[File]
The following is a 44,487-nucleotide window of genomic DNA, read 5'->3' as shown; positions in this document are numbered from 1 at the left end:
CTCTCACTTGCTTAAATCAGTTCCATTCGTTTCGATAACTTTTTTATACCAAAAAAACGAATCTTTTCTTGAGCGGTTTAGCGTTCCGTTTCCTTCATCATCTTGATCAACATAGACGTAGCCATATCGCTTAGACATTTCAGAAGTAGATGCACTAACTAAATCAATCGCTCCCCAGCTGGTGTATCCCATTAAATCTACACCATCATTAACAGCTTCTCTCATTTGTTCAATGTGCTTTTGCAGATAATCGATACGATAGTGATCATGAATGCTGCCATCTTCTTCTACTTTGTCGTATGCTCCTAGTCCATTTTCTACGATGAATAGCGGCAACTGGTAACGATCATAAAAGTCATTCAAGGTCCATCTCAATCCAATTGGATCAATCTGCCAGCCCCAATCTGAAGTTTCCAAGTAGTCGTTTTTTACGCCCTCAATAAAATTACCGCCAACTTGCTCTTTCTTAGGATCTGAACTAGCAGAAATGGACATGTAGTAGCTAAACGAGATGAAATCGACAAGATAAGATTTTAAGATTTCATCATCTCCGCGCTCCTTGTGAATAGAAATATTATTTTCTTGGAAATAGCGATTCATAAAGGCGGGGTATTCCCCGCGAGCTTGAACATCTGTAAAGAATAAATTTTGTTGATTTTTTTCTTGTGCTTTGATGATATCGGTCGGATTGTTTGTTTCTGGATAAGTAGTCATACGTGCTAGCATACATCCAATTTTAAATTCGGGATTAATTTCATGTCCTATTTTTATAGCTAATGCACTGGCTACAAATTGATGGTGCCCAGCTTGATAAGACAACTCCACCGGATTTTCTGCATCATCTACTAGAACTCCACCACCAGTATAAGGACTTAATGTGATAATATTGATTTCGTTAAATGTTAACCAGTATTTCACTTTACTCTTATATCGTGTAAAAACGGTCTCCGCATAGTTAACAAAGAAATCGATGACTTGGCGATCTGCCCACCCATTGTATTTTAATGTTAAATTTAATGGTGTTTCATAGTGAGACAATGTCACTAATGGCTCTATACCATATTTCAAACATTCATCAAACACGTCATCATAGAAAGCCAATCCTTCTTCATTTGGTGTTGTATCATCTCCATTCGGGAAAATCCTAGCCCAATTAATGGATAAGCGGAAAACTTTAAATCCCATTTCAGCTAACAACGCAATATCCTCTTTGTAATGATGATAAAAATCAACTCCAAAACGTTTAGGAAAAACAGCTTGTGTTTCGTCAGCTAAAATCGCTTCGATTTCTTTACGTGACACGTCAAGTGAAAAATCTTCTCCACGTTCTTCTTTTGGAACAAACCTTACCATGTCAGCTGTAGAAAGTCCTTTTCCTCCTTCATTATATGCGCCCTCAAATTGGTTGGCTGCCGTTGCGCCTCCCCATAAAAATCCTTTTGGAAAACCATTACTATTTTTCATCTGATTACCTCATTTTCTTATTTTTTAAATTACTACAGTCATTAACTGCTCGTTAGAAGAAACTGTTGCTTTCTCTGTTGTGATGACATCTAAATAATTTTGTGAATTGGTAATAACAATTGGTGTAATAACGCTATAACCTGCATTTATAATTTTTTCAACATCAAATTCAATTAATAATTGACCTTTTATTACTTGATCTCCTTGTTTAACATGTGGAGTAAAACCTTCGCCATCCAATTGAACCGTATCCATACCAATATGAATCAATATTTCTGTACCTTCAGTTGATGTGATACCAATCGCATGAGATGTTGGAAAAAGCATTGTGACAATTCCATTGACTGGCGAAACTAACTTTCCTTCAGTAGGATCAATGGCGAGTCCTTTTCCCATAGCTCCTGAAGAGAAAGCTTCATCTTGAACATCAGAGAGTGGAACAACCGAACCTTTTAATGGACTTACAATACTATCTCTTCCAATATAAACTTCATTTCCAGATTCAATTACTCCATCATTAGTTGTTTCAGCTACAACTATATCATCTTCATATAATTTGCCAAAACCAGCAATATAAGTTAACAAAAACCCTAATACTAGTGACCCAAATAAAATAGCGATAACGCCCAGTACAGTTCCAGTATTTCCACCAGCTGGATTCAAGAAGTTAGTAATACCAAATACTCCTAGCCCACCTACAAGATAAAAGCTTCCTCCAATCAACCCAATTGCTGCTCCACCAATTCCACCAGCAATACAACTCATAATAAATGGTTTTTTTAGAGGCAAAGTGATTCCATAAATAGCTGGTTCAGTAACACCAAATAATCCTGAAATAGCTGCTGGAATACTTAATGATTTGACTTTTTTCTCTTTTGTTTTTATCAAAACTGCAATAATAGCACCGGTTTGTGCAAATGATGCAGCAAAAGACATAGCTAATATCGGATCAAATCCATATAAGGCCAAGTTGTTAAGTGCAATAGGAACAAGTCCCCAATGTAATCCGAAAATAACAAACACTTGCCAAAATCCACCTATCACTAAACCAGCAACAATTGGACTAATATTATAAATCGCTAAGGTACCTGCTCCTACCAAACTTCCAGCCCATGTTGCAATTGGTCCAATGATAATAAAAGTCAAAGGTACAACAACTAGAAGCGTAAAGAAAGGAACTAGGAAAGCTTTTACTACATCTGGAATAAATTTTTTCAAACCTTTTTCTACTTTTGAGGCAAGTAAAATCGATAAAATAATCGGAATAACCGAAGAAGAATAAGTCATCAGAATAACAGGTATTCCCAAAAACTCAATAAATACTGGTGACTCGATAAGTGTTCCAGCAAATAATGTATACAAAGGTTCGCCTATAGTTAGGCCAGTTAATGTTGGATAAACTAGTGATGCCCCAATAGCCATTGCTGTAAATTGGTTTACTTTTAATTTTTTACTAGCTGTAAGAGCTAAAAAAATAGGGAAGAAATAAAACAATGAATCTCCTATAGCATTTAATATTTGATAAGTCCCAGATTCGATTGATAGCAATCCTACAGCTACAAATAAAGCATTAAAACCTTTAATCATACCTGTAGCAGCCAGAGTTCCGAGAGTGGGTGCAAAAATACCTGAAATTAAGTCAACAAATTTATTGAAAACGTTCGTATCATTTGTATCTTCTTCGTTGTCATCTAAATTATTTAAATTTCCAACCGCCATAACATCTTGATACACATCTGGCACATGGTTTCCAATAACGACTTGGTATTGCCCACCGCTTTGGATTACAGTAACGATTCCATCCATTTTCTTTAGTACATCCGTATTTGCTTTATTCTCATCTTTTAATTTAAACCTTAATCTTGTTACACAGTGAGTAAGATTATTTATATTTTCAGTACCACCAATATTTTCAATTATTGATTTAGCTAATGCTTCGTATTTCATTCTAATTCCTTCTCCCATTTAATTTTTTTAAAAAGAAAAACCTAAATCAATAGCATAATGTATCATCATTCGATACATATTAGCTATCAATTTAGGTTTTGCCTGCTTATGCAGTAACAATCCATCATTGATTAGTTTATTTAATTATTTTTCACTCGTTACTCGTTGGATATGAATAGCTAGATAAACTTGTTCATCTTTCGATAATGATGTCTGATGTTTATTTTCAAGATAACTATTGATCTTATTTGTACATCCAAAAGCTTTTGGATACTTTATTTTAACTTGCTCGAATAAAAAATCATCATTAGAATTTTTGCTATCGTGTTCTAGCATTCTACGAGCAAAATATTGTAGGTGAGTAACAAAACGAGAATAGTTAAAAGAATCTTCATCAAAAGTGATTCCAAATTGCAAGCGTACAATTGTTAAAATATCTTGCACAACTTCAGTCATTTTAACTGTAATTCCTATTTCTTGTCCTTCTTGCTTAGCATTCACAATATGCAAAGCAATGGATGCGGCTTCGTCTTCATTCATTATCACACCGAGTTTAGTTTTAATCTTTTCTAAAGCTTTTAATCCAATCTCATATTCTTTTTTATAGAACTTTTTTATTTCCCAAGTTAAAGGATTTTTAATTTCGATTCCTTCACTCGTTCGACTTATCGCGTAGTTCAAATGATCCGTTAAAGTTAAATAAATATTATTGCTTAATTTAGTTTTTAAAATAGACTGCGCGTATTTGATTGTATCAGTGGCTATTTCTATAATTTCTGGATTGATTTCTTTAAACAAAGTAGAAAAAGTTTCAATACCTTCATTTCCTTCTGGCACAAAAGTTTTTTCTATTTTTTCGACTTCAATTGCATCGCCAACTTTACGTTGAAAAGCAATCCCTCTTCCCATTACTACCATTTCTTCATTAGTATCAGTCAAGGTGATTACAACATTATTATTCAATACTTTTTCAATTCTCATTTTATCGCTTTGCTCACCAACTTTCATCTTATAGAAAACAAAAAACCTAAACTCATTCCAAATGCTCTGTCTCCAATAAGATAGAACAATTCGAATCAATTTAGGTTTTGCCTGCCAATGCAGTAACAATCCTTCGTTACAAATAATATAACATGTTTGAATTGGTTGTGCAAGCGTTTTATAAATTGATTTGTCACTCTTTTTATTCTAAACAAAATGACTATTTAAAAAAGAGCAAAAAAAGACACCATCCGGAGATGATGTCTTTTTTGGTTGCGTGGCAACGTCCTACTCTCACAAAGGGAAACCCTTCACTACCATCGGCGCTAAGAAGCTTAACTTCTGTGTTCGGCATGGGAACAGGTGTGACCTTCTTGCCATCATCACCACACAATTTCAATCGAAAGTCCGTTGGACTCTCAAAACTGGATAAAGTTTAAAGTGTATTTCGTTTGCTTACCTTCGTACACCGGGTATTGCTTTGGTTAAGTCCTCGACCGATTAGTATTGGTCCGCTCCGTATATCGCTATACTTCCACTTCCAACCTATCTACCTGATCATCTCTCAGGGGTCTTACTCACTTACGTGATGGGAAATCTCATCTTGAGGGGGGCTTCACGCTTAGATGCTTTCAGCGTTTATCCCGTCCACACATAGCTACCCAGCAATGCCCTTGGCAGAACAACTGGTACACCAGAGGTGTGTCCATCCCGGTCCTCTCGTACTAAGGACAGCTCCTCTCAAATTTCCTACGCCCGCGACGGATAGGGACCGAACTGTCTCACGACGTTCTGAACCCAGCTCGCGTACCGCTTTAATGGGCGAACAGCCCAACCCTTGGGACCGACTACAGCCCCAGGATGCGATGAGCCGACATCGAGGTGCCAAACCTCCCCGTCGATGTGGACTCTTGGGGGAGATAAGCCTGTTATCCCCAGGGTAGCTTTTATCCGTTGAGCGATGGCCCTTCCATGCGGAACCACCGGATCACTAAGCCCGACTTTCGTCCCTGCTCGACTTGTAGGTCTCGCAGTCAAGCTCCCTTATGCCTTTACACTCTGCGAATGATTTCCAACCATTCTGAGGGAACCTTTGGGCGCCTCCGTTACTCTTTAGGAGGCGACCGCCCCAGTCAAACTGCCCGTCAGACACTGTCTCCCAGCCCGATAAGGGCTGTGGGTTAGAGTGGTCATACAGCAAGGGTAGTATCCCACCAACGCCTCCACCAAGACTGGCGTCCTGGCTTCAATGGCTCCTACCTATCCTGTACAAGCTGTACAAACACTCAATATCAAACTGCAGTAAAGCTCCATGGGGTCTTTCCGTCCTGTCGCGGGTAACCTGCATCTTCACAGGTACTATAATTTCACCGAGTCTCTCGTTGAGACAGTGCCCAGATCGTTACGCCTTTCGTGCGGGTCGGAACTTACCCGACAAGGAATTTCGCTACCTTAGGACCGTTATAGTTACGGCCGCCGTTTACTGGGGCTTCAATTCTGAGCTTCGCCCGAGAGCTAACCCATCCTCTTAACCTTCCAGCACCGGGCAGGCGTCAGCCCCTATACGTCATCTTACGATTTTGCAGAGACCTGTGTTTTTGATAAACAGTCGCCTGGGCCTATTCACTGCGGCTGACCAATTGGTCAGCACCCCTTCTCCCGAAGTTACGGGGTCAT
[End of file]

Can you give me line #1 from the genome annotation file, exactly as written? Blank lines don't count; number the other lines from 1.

The following is a 44,487-nucleotide window of genomic DNA, read 5'->3' as shown; positions in this document are numbered from 1 at the left end: